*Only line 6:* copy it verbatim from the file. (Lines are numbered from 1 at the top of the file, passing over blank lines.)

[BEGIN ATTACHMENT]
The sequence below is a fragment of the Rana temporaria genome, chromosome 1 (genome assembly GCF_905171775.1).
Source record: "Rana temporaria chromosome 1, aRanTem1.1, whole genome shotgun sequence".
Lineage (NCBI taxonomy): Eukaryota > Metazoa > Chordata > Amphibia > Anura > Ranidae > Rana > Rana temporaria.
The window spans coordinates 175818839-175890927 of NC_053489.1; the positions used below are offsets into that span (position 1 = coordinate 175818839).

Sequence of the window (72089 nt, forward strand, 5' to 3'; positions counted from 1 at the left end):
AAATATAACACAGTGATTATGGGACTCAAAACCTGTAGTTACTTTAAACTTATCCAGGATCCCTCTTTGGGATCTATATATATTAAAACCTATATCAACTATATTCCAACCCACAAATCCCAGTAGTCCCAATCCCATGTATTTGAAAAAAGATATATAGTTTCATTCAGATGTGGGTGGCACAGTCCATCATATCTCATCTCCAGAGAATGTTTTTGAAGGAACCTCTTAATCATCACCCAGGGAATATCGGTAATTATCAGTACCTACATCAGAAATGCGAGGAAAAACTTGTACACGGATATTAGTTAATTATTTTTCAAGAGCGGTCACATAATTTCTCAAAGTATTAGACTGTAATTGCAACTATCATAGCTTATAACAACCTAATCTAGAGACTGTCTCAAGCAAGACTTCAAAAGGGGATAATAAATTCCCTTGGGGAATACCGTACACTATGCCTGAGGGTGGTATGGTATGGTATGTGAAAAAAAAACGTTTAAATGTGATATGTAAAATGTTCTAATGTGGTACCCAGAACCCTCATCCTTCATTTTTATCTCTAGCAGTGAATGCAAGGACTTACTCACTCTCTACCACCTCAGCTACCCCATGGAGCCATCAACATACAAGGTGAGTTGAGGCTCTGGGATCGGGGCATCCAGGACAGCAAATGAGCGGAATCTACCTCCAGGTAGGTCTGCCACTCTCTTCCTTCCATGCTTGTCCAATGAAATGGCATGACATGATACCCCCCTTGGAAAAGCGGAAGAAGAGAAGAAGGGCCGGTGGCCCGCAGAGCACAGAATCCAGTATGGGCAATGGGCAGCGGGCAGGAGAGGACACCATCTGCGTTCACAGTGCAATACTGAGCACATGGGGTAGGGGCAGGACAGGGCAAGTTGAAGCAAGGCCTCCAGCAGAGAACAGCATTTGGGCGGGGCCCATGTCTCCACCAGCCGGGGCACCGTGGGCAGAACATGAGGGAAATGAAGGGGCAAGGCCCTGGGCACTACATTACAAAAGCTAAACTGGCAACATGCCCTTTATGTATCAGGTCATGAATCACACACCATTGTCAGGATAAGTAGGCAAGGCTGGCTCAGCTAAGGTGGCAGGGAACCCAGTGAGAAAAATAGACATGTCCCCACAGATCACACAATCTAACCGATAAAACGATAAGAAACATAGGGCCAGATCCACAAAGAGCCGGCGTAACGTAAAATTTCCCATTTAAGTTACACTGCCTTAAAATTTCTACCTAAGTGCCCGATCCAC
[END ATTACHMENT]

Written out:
AAATATAACACAGTGATTATGGGACTCAAAACCTGTAGTTACTTTAAACTTATCCAGGATCCCTCTTTGGGATCTATATATATTAAAACCTATATCAACTATATTCCAACCCACAAATCCCAGTAGTCCCAATCCCATGTATTTGAAAAAAGATATATAGTTTCATTCAGATGTGGGTGGCACAGTCCATCATATCTCATCTCCAGAGAATGTTTTTGAAGGAACCTCTTAATCATCACCCAGGGAATATCGGTAATTATCAGTACCTACATCAGAAATGCGAGGAAAAACTTGTACACGGATATTAGTTAATTATTTTTCAAGAGCGGTCACATAATTTCTCAAAGTATTAGACTGTAATTGCAACTATCATAGCTTATAACAACCTAATCTAGAGACTGTCTCAAGCAAGACTTCAAAAGGGGATAATAAATTCCCTTGGGGAATACCGTACACTATGCCTGAGGGTGGTATGGTATGGTATGTGAAAAAAAAACGTTTAAATGTGATATGTAAAATGTTCTAATGTGGTACCCAGAACCCTCATCCTTCATTTTTATCTCTAGCAGTGAATGCAAGGACTTACTCACTCTCTACCACCTCAGCTACCCCATGGAGCCATCAACATACAAGGTGAGTTGAGGCTCTGGGATCGGGGCATCCAGGACAGCAAATGAGCGGAATCTACCTCCAGGTAGGTCTGCCACTCTCTTCCTTCCATGCTTGTCCAATGAAATGGCATGACATGATACCCCCCTTGGAAAAGCGGAAGAAGAGAAGAAGGGCCGGTGGCCCGCAGAGCACAGAATCCAGTATGGGCAATGGGCAGCGGGCAGGAGAGGACACCATCTGCGTTCACAGTGCAATACTGAGCACATGGGGTAGGGGCAGGACAGGGCAAGTTGAAGCAAGGCCTCCAGCAGAGAACAGCATTTGGGCGGGGCCCATGTCTCCACCAGCCGGGGCACCGTGGGCAGAACATGAGGGAAATGAAGGGGCAAGGCCCTGGGCACTACATTACAAAAGCTAAACTGGCAACATGCCCTTTATGTATCAGGTCATGAATCACACACCATTGTCAGGATAAGTAGGCAAGGCTGGCTCAGCTAAGGTGGCAGGGAACCCAGTGAGAAAAATAGACATGTCCCCACAGATCACACAATCTAACCGATAAAACGATAAGAAACATAGGGCCAGATCCACAAAGAGCCGGCGTAACGTAAAATTTCCCATTTAAGTTACACTGCCTTAAAATTTCTACCTAAGTGCCCGATCCAC